A look at the key considerations.
Bleeding is often expected following invasive dental treatments, such as tooth extractions or implant placement. A piece of gauze on the wound is sometimes enough to manage bleeding, usually ceasing it within 10 minutes. Patients should stay away from hot and cold foods, exercise, and smoking, all to avoid post-operative bleeding, and unnecessary stress. However, for some patients, it isn’t so easy. Their care needs to be individualised to manage the risk and minimise bleeding as much as possible.
Extensive bleeding during or after an operation can be a significant issue for haemostatic compromised patients. These conditions are often present from birth, disrupting the blood’s coagulation process and resulting in wounds that bleed for far longer than normal. This can potentially hinder the completion of treatment, as well as compromising the healing process of a wound. Patients that are susceptible to infection for longer periods for time could suffer both general health implications and the potential failure of their dental implant.
Two of the most common bleeding disorders include von Willebrand disease (VWD) and haemophilia. VWD is seen in up to one in every 100 people, whereas the two forms of haemophilia are rarer. Haemophilia A presents in one in every 10-20,000 people, and haemophilia B is one in every 30-60,000. Each of these conditions leads to easy bruising, potential spontaneous bleeding, and, most significantly, blood that takes longer to clot or doesn’t at all. Patients with these conditions have a reduced or non-existent level of specialised proteins that aid the coagulation of blood, referred to as clotting factors. Those with VWD have reduced ‘von Willebrand factor’; haemophilia A patients lack substantial levels of factor VIII; haemophilia B patients have a shortage of factor XI.
Whenever planning treatment for a patient with a blood clotting disorder, it’s important to consider how their condition will impact the treatment and subsequent recovery. Invasive surgeries such as extractions, dental implants or periodontal surgery will require individualised care. Management of these patients requires collaboration with a haematologist, providing the highest level of knowledge available to minimise the risk to their health.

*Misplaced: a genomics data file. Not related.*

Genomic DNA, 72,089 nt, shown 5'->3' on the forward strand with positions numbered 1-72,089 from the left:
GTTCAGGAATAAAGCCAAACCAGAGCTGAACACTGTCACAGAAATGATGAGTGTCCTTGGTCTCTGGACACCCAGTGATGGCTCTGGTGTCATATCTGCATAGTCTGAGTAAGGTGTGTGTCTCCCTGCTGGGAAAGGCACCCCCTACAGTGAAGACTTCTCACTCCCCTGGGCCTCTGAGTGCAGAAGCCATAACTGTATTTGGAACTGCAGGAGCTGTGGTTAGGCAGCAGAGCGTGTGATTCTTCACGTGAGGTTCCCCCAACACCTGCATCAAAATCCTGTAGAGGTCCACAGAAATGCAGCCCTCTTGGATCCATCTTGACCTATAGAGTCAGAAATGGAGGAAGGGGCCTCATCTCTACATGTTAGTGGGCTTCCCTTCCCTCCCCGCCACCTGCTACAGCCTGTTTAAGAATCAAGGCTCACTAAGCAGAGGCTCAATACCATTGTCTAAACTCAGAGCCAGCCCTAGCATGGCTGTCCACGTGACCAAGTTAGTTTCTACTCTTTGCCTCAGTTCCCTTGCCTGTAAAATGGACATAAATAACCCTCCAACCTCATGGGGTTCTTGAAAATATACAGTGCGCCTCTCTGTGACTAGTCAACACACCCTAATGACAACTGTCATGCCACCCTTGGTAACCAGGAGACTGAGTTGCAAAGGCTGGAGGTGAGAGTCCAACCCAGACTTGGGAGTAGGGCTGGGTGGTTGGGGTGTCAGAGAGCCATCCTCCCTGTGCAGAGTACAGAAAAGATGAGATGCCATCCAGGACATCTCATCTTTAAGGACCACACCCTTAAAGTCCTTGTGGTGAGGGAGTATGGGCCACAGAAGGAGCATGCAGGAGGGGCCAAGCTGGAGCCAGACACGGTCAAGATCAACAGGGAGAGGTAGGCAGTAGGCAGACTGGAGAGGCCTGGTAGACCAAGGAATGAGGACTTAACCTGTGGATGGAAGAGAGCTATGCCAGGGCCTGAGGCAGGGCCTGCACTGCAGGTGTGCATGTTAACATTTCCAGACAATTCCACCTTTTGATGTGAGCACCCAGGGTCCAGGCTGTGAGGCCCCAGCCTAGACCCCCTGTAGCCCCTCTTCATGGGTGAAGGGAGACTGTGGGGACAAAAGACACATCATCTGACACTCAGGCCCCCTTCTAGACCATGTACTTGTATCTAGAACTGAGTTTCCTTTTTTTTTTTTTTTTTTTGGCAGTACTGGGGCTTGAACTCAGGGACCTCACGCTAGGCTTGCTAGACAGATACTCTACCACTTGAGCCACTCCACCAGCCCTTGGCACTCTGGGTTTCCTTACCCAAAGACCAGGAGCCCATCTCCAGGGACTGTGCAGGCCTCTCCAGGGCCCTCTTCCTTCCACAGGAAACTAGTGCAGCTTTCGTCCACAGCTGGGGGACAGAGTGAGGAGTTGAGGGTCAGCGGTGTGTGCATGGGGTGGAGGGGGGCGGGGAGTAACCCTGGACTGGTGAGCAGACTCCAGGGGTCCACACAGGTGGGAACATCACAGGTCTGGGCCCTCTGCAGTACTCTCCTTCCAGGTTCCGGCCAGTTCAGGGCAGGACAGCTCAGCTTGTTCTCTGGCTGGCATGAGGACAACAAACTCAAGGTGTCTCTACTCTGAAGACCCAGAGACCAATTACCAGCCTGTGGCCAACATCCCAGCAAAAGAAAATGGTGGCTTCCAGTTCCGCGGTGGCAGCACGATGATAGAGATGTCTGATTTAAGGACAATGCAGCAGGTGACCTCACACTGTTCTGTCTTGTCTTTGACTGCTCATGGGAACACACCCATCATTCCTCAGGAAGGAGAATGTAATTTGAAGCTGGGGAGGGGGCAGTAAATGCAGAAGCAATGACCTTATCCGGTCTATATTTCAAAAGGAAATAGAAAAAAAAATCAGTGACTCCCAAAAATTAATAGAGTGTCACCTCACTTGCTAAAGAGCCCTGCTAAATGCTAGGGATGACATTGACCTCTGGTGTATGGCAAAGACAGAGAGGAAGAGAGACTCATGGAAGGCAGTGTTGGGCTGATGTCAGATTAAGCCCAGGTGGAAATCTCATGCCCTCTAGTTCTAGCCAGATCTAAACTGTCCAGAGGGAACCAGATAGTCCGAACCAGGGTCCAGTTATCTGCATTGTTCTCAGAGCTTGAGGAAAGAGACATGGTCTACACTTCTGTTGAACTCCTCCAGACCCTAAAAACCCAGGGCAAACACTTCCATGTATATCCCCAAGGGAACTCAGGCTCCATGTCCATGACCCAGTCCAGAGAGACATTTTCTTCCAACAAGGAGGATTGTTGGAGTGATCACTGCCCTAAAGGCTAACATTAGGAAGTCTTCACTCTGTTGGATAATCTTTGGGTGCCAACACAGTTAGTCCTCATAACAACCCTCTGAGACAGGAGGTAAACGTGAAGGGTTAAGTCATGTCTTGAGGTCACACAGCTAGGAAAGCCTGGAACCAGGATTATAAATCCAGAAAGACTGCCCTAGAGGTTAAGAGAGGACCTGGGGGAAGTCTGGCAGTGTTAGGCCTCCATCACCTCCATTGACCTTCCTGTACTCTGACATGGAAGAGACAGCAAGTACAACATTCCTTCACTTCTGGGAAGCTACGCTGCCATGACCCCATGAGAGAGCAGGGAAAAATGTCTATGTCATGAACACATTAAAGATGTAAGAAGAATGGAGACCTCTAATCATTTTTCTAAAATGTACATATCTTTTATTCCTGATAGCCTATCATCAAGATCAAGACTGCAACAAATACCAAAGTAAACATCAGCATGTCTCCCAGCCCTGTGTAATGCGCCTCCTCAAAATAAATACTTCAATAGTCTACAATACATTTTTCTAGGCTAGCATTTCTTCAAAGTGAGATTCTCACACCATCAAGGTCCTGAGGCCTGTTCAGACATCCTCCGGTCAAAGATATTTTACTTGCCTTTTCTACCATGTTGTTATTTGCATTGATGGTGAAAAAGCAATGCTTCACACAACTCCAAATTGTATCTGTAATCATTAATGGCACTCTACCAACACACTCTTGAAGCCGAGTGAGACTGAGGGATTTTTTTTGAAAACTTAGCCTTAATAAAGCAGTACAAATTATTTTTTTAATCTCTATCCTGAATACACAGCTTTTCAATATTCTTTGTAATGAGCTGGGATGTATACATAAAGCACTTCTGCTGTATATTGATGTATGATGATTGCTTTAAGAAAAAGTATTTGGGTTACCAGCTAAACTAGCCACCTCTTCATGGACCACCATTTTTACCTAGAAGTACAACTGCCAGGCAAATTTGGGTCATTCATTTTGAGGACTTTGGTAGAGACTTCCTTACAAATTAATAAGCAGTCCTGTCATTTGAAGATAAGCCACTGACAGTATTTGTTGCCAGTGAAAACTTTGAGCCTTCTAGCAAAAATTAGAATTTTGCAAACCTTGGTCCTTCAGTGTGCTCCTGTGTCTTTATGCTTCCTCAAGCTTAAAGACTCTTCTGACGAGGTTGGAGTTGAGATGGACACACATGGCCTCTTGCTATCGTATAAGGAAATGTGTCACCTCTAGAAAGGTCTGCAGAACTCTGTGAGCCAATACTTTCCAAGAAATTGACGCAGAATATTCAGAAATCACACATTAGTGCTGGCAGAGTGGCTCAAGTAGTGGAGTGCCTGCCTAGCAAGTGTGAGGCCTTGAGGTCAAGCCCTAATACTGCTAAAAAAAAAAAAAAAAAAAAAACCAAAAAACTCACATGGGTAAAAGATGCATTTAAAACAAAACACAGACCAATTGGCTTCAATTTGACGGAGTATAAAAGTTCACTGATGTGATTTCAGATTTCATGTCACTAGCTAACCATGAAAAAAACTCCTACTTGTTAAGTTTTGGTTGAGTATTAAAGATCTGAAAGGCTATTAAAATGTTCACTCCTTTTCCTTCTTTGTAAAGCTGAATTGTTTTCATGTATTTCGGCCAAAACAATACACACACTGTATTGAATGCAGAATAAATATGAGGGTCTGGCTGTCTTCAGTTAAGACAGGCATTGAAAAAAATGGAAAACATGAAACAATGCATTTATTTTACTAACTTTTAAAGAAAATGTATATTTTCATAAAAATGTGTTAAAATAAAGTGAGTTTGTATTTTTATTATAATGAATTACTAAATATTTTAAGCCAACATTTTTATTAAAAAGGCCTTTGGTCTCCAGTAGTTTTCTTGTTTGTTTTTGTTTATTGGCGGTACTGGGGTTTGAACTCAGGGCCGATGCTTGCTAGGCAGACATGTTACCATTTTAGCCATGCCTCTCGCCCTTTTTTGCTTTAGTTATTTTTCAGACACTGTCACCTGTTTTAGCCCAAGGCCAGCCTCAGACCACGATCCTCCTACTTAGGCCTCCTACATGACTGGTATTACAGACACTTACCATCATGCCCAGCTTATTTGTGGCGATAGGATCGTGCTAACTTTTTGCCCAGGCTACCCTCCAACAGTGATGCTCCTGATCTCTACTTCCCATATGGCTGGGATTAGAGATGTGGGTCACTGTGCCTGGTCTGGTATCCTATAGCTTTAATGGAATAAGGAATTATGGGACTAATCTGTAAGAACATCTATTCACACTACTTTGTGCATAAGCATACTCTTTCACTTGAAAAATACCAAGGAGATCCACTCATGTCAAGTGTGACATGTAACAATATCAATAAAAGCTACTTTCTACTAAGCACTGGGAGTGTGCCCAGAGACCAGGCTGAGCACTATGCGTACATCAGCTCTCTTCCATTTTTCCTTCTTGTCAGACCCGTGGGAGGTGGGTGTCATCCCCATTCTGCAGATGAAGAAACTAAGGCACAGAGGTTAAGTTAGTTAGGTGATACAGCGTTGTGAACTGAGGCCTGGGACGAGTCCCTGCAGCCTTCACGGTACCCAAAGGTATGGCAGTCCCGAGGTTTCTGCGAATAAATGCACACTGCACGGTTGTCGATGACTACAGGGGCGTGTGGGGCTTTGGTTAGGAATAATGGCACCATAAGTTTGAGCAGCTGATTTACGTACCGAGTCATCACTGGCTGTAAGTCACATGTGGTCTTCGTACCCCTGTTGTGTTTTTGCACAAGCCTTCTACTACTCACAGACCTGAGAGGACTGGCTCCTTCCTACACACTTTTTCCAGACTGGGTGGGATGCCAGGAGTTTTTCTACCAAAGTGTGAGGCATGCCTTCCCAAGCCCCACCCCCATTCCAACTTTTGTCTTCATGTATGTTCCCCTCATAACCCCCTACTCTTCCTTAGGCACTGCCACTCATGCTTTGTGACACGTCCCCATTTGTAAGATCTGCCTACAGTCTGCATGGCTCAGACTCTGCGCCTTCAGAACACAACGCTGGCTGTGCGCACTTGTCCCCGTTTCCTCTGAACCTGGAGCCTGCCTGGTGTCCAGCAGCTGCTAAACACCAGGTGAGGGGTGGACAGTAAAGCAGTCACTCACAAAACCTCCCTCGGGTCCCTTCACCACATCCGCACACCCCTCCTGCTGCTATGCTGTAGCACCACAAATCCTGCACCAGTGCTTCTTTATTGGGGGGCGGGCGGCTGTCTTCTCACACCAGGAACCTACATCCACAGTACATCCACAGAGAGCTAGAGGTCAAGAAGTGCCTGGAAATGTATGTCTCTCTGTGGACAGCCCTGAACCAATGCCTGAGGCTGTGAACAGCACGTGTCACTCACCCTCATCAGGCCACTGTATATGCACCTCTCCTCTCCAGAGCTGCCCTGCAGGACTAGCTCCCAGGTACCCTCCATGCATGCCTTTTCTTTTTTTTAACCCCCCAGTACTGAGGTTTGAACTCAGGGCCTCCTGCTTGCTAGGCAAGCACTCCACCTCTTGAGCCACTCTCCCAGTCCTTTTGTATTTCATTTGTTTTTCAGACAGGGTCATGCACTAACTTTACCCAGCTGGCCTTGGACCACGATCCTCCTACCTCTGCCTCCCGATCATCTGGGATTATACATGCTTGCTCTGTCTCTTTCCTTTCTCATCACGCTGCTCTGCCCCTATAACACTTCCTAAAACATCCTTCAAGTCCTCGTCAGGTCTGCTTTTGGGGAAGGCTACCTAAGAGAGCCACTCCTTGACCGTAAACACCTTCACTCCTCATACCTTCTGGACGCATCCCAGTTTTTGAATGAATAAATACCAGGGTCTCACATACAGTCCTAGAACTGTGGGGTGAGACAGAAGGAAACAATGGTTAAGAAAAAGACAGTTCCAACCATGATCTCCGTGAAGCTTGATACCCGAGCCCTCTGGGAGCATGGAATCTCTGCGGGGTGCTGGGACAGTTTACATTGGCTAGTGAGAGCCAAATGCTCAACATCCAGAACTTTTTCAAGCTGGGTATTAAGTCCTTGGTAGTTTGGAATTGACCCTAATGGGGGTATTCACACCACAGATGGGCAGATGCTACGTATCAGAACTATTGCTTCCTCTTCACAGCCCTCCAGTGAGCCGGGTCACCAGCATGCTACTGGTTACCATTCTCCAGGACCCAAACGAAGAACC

Consulting a patient’s designated haematologist can ensure the management of pre-operative procedures is comprehensive. Prior to all invasive surgeries, patients with inherited bleeding disorders should be advised to use appropriate clotting factor replacement therapy, aiming to reduce the risk of extensive bleeding. A patient’s haematologist can help manage the factor levels and replacements in relation to the planned surgery, to maximise safety throughout.
Anaesthesia is often a necessity to make treatment manageable and reduce pain for a patient. Patients with haemophilia are at a unique risk; inferior alveolar nerve blocks create the opportunity for bleeding into the surrounding muscles, potentially compromising the airways due to haematoma formation. Whilst clotting factor replacement minimises this risk, adjusting the administration site has also proved to be beneficial. Buccal infiltration is a minimally invasive technique and a comparable alternative to inferior alveolar nerve block injection. Whilst similarly effective, buccal infiltration may be preferred by patients due to its less invasive nature, combined with a lower risk of adverse events.
Clinicians should be appropriately prepared to immediately manage bleeding as it occurs, during or after a haemostatic compromised patient’s treatment. If bleeding occurs, early identification of the source is paramount. The application of a damp gauze will not be as immediately effective as when treating most other patients, but its use for at least 15 minutes, and in many cases longer, should be considered.
Utilising local haemostatic agents is essential for these patients. Absorbable sutures on the wound can effectively minimise the bleeding whilst preventing late bleeding at suture removal. A variety of measures, such as plugs and meshes, amongst others, are beneficial, and these should be chosen appropriately. Studies have found collagen-based items are the most effective, closely followed by gelatine and oxidised regenerated cellulose. Utilising multiple options at once, where appropriate, could be an overall beneficial solution to control post-operative bleeding.
Effective local haemostatic agents allow clinicians to be confident in their treatment, with a reliable solution at hand to manage post-operative bleeding. Consider using collacone, part of the biomaterials range from the Straumann Group, a haemostatic collagen plug that stabilises the blood coagulum to prevent postoperative bleeding events. Hydrophilic properties ensure collacone quickly absorbs blood, and its application with sutures allows for stable fixation in extraction sockets, ensuring food particles and bacteria cannot enter the vulnerable site.
Effectively tailoring care for haemostatic compromised patients is essential for reducing the risk of detrimental haemorrhages. By working with their haematologist to provide the safest level of care, clinicians ensure patients can access their necessary dental care whilst feeling in control of the risks their condition poses to treatment.
References available on request.
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